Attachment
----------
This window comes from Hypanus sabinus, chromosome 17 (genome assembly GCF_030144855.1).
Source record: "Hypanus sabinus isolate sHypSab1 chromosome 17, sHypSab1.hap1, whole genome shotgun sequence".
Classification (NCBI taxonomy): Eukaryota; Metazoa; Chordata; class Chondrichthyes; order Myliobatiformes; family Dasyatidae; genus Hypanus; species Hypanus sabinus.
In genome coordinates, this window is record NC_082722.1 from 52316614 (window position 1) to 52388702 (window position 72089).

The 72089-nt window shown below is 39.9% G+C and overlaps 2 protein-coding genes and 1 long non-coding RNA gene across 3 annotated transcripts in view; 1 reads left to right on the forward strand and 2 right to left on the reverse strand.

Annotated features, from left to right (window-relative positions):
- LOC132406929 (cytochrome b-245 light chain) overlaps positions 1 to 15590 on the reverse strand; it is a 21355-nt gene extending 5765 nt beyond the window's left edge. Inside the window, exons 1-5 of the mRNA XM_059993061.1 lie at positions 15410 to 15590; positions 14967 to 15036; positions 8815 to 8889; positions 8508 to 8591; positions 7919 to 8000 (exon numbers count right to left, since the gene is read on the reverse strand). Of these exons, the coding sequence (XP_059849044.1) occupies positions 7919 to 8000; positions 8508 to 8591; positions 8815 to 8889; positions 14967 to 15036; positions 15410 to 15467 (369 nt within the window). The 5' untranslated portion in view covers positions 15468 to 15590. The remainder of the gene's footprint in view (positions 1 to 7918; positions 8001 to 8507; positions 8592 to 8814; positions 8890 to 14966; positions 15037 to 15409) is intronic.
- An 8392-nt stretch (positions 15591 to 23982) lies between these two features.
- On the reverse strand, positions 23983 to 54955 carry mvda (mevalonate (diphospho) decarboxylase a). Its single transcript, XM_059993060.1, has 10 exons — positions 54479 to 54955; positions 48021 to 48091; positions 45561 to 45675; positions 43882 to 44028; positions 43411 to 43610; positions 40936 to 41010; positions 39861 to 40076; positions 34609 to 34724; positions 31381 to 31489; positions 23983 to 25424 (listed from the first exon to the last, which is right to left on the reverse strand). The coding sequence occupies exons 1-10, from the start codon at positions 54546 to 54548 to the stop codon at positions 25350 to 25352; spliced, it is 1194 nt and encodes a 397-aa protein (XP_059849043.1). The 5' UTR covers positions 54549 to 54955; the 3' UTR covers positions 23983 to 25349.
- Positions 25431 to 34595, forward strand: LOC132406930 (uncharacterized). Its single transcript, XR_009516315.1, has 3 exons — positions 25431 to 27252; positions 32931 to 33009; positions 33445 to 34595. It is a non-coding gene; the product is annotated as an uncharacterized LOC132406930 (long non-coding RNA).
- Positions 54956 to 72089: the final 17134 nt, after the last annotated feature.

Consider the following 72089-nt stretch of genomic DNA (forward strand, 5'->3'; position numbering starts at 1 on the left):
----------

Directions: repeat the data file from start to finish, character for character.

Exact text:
This window comes from Hypanus sabinus, chromosome 17 (genome assembly GCF_030144855.1).
Source record: "Hypanus sabinus isolate sHypSab1 chromosome 17, sHypSab1.hap1, whole genome shotgun sequence".
Classification (NCBI taxonomy): Eukaryota; Metazoa; Chordata; class Chondrichthyes; order Myliobatiformes; family Dasyatidae; genus Hypanus; species Hypanus sabinus.
In genome coordinates, this window is record NC_082722.1 from 52316614 (window position 1) to 52388702 (window position 72089).

The 72089-nt window shown below is 39.9% G+C and overlaps 2 protein-coding genes and 1 long non-coding RNA gene across 3 annotated transcripts in view; 1 reads left to right on the forward strand and 2 right to left on the reverse strand.

Annotated features, from left to right (window-relative positions):
- LOC132406929 (cytochrome b-245 light chain) overlaps positions 1 to 15590 on the reverse strand; it is a 21355-nt gene extending 5765 nt beyond the window's left edge. Inside the window, exons 1-5 of the mRNA XM_059993061.1 lie at positions 15410 to 15590; positions 14967 to 15036; positions 8815 to 8889; positions 8508 to 8591; positions 7919 to 8000 (exon numbers count right to left, since the gene is read on the reverse strand). Of these exons, the coding sequence (XP_059849044.1) occupies positions 7919 to 8000; positions 8508 to 8591; positions 8815 to 8889; positions 14967 to 15036; positions 15410 to 15467 (369 nt within the window). The 5' untranslated portion in view covers positions 15468 to 15590. The remainder of the gene's footprint in view (positions 1 to 7918; positions 8001 to 8507; positions 8592 to 8814; positions 8890 to 14966; positions 15037 to 15409) is intronic.
- An 8392-nt stretch (positions 15591 to 23982) lies between these two features.
- On the reverse strand, positions 23983 to 54955 carry mvda (mevalonate (diphospho) decarboxylase a). Its single transcript, XM_059993060.1, has 10 exons — positions 54479 to 54955; positions 48021 to 48091; positions 45561 to 45675; positions 43882 to 44028; positions 43411 to 43610; positions 40936 to 41010; positions 39861 to 40076; positions 34609 to 34724; positions 31381 to 31489; positions 23983 to 25424 (listed from the first exon to the last, which is right to left on the reverse strand). The coding sequence occupies exons 1-10, from the start codon at positions 54546 to 54548 to the stop codon at positions 25350 to 25352; spliced, it is 1194 nt and encodes a 397-aa protein (XP_059849043.1). The 5' UTR covers positions 54549 to 54955; the 3' UTR covers positions 23983 to 25349.
- Positions 25431 to 34595, forward strand: LOC132406930 (uncharacterized). Its single transcript, XR_009516315.1, has 3 exons — positions 25431 to 27252; positions 32931 to 33009; positions 33445 to 34595. It is a non-coding gene; the product is annotated as an uncharacterized LOC132406930 (long non-coding RNA).
- Positions 54956 to 72089: the final 17134 nt, after the last annotated feature.

Consider the following 72089-nt stretch of genomic DNA (forward strand, 5'->3'; position numbering starts at 1 on the left):